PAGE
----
3 Tips for Answering “Why Do You Want to Work Here” (+ Examples)

Maja Stojanovic | Big Interview

“Why do you want to work here?”

“I’ve always been passionate about earning money and not starving to death.”

Okaaay, Dwight Schrute. While deep down this is true, it’s just a fraction of the bigger, more complex truth. And you certainly wouldn’t say this.

In this article, we will teach you how to realistically answer the “Why do you want to work here” question and spice it up with meaningful details that will set you apart from the competition.

Here’s what you’ll learn:

  • 3 elements to cover in your answer: why this company, why this position, why you
  • How to research the company
  • How not to answer the question
  • Sample why-do-you-want-to-work-here answers for different seniority levels and positions

How to Answer “Why Do You Want to Work Here?”

First off, be aware of different versions of the “Why do you want to work here” question:

  • Why are you interested in this position?
  • Why do you want this job?
  • Why do you want to work for us?
  • Why are you applying for this position?
  • Why do you want to work for this company?

When answering the interview question “Why do you want to work here,” you need to cover three things: why do you want to work at this company (which will show you did the research), why this particular position interests you (to show you’re a great fit), and why you’ll be successful in this position (to showcase your relevant skills).

1. Why you want to work at this company

There must be something that set this company apart and made you apply. It can be the industry they operate in, company reputation and values, or perhaps you prefer startups over corporations or vice versa. Whatever it is, make sure to bring it up in your answer.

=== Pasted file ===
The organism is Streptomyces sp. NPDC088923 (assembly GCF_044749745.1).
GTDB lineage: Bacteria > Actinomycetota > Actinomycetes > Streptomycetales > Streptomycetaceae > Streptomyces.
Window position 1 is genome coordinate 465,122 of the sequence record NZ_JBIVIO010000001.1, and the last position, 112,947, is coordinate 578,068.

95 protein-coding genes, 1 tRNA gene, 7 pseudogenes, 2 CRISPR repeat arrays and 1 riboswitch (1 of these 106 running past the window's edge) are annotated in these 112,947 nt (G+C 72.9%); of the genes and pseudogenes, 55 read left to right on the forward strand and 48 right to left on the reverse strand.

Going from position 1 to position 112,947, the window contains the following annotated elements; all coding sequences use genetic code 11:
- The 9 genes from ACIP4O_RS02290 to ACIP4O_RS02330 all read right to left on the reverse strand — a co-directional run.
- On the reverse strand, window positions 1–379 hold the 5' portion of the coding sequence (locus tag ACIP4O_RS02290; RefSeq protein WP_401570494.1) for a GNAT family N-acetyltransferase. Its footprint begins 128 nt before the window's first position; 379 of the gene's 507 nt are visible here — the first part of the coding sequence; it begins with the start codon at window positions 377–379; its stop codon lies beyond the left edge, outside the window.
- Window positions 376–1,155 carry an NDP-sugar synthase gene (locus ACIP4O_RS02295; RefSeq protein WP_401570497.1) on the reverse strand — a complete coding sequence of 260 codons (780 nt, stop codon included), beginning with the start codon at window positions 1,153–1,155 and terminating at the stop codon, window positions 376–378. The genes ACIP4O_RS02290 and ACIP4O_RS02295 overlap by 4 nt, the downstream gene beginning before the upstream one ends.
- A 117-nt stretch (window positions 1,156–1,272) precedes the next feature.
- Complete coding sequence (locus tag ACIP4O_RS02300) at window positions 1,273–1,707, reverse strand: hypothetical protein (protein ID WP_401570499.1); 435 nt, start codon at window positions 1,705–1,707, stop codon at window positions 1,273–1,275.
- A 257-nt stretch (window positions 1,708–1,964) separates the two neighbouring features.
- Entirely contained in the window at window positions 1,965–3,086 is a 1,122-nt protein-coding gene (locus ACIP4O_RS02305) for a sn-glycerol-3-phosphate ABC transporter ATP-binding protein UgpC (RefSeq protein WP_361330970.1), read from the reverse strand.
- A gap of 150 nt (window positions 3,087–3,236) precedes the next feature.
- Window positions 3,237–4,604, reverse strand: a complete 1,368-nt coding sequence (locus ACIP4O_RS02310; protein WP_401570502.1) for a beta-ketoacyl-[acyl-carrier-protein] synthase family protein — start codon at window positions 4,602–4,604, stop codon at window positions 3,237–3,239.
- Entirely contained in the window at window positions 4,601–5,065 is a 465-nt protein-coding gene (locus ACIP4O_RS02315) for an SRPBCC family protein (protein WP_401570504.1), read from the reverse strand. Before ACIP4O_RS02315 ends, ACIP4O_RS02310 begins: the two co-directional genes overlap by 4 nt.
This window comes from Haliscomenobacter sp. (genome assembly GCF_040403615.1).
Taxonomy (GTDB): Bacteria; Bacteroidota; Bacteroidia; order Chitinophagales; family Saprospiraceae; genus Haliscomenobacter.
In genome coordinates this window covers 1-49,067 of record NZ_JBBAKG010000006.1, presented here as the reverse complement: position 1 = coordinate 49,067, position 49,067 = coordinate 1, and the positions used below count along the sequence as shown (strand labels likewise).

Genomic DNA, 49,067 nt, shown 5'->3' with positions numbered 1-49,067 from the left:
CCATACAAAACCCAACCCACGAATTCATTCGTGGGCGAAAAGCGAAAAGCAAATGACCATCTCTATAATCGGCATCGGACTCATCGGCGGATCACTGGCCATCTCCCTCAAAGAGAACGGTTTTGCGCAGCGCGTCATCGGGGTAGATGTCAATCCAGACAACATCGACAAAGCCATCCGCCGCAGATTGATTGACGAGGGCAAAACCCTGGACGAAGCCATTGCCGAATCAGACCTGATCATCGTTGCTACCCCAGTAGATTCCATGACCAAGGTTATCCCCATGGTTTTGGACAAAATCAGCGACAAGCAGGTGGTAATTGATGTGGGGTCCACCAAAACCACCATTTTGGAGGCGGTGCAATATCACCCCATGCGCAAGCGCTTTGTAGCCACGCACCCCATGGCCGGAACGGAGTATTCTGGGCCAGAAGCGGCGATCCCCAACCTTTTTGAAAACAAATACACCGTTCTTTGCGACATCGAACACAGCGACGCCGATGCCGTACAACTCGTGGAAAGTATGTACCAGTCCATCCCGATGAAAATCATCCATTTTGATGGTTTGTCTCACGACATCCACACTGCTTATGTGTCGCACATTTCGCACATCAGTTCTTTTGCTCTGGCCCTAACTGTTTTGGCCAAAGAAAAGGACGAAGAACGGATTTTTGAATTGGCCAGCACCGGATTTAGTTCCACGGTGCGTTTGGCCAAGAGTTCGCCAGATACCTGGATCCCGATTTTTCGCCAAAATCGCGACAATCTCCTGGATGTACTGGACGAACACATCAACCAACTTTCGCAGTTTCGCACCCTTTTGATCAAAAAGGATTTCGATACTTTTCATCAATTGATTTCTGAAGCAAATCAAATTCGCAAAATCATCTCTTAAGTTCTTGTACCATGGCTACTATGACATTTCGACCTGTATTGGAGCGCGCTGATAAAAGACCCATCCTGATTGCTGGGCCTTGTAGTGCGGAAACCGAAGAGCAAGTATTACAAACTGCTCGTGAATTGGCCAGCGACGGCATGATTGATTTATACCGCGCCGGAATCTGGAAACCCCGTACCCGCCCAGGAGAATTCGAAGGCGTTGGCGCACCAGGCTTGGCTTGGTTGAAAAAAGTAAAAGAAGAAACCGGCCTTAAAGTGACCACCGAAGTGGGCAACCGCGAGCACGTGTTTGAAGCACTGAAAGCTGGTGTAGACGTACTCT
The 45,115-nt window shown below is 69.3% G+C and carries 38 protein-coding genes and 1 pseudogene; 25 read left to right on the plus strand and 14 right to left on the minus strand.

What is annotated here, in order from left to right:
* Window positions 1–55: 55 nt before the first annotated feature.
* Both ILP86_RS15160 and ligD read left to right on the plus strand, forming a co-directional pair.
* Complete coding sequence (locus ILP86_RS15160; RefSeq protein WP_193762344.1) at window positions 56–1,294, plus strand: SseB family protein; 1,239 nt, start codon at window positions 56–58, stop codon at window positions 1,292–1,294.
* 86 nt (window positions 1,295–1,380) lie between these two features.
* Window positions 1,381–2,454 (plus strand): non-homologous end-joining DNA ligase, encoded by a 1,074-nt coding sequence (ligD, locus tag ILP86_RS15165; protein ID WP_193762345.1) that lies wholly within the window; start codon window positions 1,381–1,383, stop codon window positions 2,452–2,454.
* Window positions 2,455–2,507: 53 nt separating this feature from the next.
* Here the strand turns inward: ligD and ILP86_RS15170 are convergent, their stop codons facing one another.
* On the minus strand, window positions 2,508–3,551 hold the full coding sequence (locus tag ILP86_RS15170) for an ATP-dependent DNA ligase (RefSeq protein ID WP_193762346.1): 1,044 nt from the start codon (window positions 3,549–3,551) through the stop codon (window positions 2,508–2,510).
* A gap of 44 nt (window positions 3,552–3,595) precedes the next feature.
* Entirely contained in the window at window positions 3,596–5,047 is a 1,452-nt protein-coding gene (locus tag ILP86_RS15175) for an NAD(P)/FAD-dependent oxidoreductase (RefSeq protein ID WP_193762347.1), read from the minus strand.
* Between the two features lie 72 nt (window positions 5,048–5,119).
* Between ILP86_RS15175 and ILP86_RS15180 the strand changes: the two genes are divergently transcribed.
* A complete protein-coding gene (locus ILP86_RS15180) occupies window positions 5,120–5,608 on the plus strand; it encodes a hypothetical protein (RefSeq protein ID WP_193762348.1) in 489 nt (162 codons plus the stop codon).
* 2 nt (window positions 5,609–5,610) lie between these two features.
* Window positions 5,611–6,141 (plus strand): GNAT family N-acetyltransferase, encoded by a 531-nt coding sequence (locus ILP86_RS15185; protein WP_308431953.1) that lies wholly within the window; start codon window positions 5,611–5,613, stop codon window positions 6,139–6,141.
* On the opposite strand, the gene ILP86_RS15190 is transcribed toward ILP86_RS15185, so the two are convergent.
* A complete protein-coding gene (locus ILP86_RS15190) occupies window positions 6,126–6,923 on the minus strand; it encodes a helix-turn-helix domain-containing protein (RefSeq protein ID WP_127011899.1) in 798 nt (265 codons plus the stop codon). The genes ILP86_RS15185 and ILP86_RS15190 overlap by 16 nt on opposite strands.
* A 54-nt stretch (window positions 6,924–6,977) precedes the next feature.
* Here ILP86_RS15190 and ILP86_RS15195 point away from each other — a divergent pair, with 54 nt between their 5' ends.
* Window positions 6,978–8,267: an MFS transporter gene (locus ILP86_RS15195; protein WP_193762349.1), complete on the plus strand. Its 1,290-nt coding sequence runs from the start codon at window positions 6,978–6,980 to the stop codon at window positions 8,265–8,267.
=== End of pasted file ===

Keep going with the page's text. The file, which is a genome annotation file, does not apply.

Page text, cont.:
Additionally, you’ll want to do some research beforehand, so that you’re in the loop with the company’s current situation, future plans, events such as mergers & acquisitions, reputation, and similar.

2. Why this particular position interests you

Is it a great fit for your skills and experience? Or is it just a bit outside your comfort zone and will help you grow? Does it represent a meaningful transition from your current job (e.g. from customer service specialist to sales representative; or from English teacher to content writer; etc.)? Will it be a great opportunity for collaboration with different teams and individuals?

Think about what makes this position appealing; filter out the best factors, and remember to mention them.

3. Why you’ll be successful in that role

This is the perfect opportunity to promote yourself a bit, which will make you stand out compared to everyone else that sticks only to one of the first two points.

Mention some of the skills you possess that are needed for this position, and bring up your top achievements. Tell them how you can contribute to the company and why you’ll be successful in that particular role.

If you don’t have enough relevant experience or you’re looking for your first job, mention transferable skills and high school/university achievements that could be an indicator of future performance.

All of this will give recruiters a sense of how you’ll perform in the future, but it’s also a nice opportunity for you to display your unique strengths.

If you’re feeling uncomfortable speaking about yourself, we get it. A lot of people feel the same because they think selling yourself means bragging. This is not true. Selling yourself is simply speaking about your skills and experience in an engaging and appealing way, mostly through storytelling. We’re here to help you with this: check out our lesson on how to sell yourself and feel good about it.

Remember: The strongest answers to “why do you want to work here” are a combination of these three talking points. But depending on the context or the exact timing of the question, you might want to focus on one — if they ask you “why this position, specifically?”, don’t drone on about how you cherish the company values.

Finally, be honest. Recruiters can smell a stuffy answer from a mile away.

Read the full article and view sample answers here.

By MIT Sloan CDO